This recipe will return your food wastes back to the soil where they came from, keeping them out of landfills which remove them forever from returning to the soil. Organic materials do not belong in a landfill. You will be doing the landfill and our earth a big favor when you practice composting that includes your food wastes. These directions are designed to create great compost for you to use in your yard, minimize organics which leave your property in a big truck headed for the landfill, and reduce or eliminate the need for you to purchase manufactured fertilizer. Sound good? Read on!
We strongly suggest using an enclosed stationary bin for urban composting where food wastes will be part of the compost mixture. Composting in an enclosed composter reduces the chances of attracting wildlife to your compost area, which makes for safer pets and happier neighbors. Using an enclosed bin greatly reduces fly and odor issues as well. But what makes it all work is learning a few simple techniques, which we call “THE RECIPE.” Please note that there are hundreds of methods to make compost which all can work very well. We are concerned here with the specific challenges of composting food wastes in urban settings.
- Compost bin with lid. Examples: Soil Saver compost Bin, Garantia Eco-Master, Home Composter by EXACO Trading Co. A rotating bin will not work for these directions. An enclosed compost bin with a secure lid insures that animals, large and small, will not be attracted to your compost, necessary in most urban neighborhoods.
- Two 20 gallon trash cans with lids for ingredients.
- One five gallon plastic bucket with lid for gathering food waste outside until you mix up “THE RECIPE.”
- One two gallon plastic bucket with lid or a purchased compost container for the kitchen.
- A large kitty litter pan for mixing up “THE RECIPE.”
- Small garden tool for evening up the layers, the kind with three to five “fingers.”
- Piece of used carpet a little larger than the footprint of your compost bin to cover the surface.
- Watering can with fountain tip or gallon containers for water.
- Useful: kitchen scissors, small knife for reducing particle size
- In your kitchen, cut up food wastes as much as possible, which will becomes a habit after a while. Materials with more surface area compost more quickly and are better suited to a small system. Tear coffee filters and wet them up or consider using a French Press coffee maker and eliminate the coffee filters altogether. If you see mold on anything, this is the beginning of the decomposition process, which is what composting is all about. Keep a 2 gallon bucket near the source of your food waste and keep it covered. Empty this bucket as needed into the outside five gallon bucket with lid.
- Fill a 20 gallon bucket with dry leaves which you collect in the fall. Keep this bucket by the compost bin. Save enough bags of leaves to have a good supply for all year. Ask for bagged leaves in the neighborhood if you do not have enough. Chopped leaves can be stored in less space than loose leaves. If you need leaves between now and when they fall, contact us at RM Soil Stewardship. We are happy to share our supply left from last fall when we collected a lot of leaves.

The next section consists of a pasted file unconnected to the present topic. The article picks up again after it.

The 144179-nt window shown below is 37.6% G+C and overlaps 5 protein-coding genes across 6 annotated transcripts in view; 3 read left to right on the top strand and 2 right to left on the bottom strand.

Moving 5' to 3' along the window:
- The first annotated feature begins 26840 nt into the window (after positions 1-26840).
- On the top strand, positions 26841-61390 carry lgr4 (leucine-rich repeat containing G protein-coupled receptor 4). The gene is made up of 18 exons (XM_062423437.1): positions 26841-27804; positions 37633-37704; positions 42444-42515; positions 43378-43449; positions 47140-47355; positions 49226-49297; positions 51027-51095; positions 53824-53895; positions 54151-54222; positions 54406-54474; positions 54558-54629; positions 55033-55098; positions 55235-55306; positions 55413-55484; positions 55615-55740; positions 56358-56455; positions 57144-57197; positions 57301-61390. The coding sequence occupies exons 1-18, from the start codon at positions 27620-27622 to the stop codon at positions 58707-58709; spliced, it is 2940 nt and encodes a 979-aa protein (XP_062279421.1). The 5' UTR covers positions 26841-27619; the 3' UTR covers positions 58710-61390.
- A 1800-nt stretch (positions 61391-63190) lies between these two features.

- Fill a second20 gallon bucket with dry, fine horse manure, which you can get for free from Rocky Mountain Soil Stewardship, LLC. Or if you ask at most horse farms, they will gladly share if you provide your own bucket. This will last you a while. Keep it covered to keep it dry. Manure is not technically necessary, but seems to be an “enhancer” to the composting process. Keep this bucket by the compost bin.
- Fill your watering can or gallon jug with water and keep by the compost bin.
- Dedicate a knife, scissors to keep in the kitty litter pan. Put the finger tool here too so that everything you need to make “THE RECIPE” is at hand. You cannot bake without all your ingredients on hand and you can’t make compost if you do not have your composting ingredients gathered and ready.
Part I of Making Compost: Setting it all up
- Place the compost bin over soil, not landscape fabric, rocks, or pavement.
- Choose a site where there are two places next to each other for the compost bin. The compost bin will sit on one area the first year, on the second area in the second year, then move back to the first area. The second area will hold the composting material over the winter.
- Prepare the compost bin by putting a six inch layer of dry leaves on the ground inside the compost bin. Level this layer with the “finger” tool and moisten the leaves with your watering can.
Part II: “THE RECIPE”
- Cover the bottom of the kitty litter pan with dry leaves. Add some food waste and begin mixing. Only add enough wet food waste to stick to the dry leaves. Add food waste to the leaves and stir, making sure all the liquid is absorbed by the leaves. Now, sprinkle a little fine, dry horse manure on this damp mixture and stir again. Sprinkle this mixture over the leaves on the bottom, using the finger tool to level the surface. Now repeat this step until all the food waste is mixed up, in batches. Do this step as often as is convenient, but don’t wait so long that you have more than about 2 gallons of food waste accumulated. Always level each layer with the “finger” tool.